Kenny Rogers Recalls Growing up Poor in Last On-Camera Appearance

Family and friends are remembering Kenny Rogers after he passed away two months ago. One of the things not many know is that he came from very humble beginnings. 

Kenny Rogers was 81 years old when he passed away on March 20. Since then, the public has put his life under a microscope and examined its details. 

One of the most eye-opening things about the icon's life is that he grew up very poor. In Sunday's airing of Rogers' biographic documentary, several people opened up about his early life.

Country music icon Kenny Rogers, responsible for hit albums such as "Kenny" and "Eyes That See in the Dark," posing for a portrait in 1979 in Los Angeles, California. | Photo: Getty Images

Country music icon Kenny Rogers, responsible for hit albums such as "Kenny" and "Eyes That See in the Dark," posing for a portrait in 1979 in Los Angeles, California. | Photo: Getty Images

Dolly and Kenny shared a life of poverty

A&E's special airing of "Biography: Kenny Rogers" gave fans of the longtime singer a look inside what happened before the star entered the spotlight. 

In the preview clip for, Rogers himself speaks on old times when his entire family would gather together for something that turned out to be his passion. It was his last interview before passing. 

A couple of Rogers' family members and some of his peers also revealed what it was like. Dolly Parton said, "He, like me, was brought up very poor. We understood that world, and how much we wanted things." 

Roger and his family remember old life

Rogers lived with his family in the Houston projects. Robert K Oermann, a country music journalist, noted that the singer was fully aware of what he lacked growing up as compared to those living a few blocks over.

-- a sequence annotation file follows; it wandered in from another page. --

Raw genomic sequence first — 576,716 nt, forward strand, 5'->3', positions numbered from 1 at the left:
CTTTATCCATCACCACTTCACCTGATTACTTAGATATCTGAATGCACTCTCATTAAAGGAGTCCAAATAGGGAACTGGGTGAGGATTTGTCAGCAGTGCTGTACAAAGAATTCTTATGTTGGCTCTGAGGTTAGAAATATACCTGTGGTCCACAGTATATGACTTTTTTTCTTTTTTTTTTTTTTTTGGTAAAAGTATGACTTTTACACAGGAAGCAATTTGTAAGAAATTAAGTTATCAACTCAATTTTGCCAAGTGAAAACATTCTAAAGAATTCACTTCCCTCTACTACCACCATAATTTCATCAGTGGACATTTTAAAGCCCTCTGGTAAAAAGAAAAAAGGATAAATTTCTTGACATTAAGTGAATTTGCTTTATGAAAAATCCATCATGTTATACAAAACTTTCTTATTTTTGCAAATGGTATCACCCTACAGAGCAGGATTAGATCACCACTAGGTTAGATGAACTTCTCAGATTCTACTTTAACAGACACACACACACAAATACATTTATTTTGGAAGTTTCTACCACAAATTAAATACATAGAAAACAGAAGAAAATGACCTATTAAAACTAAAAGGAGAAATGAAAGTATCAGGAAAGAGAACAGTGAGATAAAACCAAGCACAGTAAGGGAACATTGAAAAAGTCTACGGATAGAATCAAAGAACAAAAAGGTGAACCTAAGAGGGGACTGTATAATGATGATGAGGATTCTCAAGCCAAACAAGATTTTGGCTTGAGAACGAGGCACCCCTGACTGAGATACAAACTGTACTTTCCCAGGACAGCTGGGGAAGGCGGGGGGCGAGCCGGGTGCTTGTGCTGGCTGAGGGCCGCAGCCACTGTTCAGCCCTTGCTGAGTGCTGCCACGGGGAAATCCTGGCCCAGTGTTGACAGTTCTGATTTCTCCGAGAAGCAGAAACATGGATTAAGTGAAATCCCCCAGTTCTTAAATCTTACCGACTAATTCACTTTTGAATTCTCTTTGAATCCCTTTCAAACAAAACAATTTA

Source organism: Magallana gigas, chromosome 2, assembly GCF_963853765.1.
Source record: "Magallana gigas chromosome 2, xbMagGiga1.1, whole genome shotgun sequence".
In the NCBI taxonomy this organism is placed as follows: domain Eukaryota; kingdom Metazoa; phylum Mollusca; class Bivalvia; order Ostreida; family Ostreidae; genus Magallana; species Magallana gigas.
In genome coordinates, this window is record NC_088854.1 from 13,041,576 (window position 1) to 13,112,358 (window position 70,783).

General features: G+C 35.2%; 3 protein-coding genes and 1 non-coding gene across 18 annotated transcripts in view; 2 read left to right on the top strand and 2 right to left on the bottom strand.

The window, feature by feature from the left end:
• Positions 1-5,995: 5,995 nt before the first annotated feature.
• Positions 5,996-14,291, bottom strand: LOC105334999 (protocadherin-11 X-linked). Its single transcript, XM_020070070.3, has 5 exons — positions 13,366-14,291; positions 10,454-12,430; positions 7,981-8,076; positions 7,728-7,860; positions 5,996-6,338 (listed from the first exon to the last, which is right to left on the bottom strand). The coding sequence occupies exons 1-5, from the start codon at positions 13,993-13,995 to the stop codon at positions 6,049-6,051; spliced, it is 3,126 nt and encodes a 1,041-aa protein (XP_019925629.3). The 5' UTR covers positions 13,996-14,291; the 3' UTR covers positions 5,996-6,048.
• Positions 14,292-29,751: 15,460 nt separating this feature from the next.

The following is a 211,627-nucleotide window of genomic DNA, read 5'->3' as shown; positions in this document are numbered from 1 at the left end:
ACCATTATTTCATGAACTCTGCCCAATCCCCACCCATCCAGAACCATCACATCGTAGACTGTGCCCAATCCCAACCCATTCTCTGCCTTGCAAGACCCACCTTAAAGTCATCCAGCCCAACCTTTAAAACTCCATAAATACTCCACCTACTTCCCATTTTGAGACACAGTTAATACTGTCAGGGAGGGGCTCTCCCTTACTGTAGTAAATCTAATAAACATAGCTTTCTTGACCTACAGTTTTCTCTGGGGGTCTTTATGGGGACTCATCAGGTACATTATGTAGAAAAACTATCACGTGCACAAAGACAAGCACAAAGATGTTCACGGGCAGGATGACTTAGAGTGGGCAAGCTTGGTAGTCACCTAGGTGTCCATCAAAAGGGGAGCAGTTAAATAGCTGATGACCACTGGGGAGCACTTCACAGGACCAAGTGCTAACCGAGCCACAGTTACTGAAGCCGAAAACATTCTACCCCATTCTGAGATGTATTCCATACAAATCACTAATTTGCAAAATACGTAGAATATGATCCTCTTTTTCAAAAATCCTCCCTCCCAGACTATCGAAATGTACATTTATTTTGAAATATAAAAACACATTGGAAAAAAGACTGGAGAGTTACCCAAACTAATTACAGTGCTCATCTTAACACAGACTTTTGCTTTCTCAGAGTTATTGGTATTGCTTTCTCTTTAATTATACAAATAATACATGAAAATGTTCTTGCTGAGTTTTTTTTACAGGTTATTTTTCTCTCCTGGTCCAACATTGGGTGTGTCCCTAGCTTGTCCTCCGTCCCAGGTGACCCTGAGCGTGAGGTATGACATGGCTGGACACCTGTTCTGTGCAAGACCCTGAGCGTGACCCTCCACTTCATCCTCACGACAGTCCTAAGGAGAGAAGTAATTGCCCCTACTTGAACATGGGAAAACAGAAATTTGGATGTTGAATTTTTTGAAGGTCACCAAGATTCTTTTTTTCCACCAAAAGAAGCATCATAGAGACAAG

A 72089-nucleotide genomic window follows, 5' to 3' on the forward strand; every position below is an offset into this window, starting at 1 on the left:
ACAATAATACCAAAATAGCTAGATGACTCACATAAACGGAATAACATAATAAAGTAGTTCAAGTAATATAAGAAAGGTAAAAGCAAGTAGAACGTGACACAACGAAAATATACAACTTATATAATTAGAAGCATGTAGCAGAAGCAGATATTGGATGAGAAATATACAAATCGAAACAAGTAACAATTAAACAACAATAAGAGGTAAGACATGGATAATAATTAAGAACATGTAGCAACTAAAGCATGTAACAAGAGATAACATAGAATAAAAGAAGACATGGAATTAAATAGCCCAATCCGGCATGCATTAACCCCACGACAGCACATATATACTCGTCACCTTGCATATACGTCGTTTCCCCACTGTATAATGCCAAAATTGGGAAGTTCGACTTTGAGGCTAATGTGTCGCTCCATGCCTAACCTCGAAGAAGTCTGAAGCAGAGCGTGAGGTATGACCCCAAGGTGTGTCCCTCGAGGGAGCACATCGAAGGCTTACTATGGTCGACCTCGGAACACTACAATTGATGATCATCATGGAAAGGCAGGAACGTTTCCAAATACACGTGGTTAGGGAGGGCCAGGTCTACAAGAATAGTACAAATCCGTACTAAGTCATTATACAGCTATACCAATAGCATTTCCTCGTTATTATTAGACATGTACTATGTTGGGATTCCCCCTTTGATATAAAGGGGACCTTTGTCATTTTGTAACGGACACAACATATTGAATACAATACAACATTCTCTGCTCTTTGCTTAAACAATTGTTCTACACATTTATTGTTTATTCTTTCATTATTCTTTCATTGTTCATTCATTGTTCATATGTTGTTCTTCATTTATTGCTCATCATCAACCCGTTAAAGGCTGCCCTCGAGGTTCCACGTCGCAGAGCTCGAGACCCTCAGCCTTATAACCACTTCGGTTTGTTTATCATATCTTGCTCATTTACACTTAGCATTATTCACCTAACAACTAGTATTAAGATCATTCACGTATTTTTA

Roy, Kenny's brother, also spoke of being poor but added that the family held faith that they'd get through their struggles. His sister Sandy touched on the sense of community where they lived. 

Meanwhile, Rogers recalled, "My father played fiddle, and all his brothers and sisters played instruments. They would all get on the front porch and play, and all the family would sit out in the yard."

Dolly sings one of Rogers' songs

Following his death, colleagues and friends shared tributes to honor the late star. Parton was among them, singing her rendition of Rogers' 1977 single, "Sweet Music Man" with her acoustic guitar.

In the video, a made-up Parton sat holding her guitar and wearing a white long sleeve blouse. Behind her was a black curtain and four lit candles. The country star sang into a silver mic in front of her.

Rogers remembered in ACM special

Last week, Darius Rucker and Brad Paisley remembered Rogers during a virtual special, "ACM Presents: Our Country," which was created in lieu of the 2020 Academy of Country Music Awards. 

The pair were among several other celebrities who performed live for viewers' entertainment. They performed Rogers' songs "Lucille" and "The Gambler." 

Parton holds benefit in Rogers' name

Rogers' memorialization also included an online benefit concert that would raise donations for COVID-19 relief efforts. Parton, Jason Isbell, and Lionel Richie led the special. 

Aptly titled "CMT Giants Kenny Rogers: A Benefit for MusiCares," the tribute featured a variety of musical genres as well as clips taken from Roger's lifetime career. 

Rogers reportedly died of natural causes at his home while surrounded by family. He left behind his wife, Wanda Miller, and five children, Kenny Jr., Christopher Jordan, Carole, and Justin.

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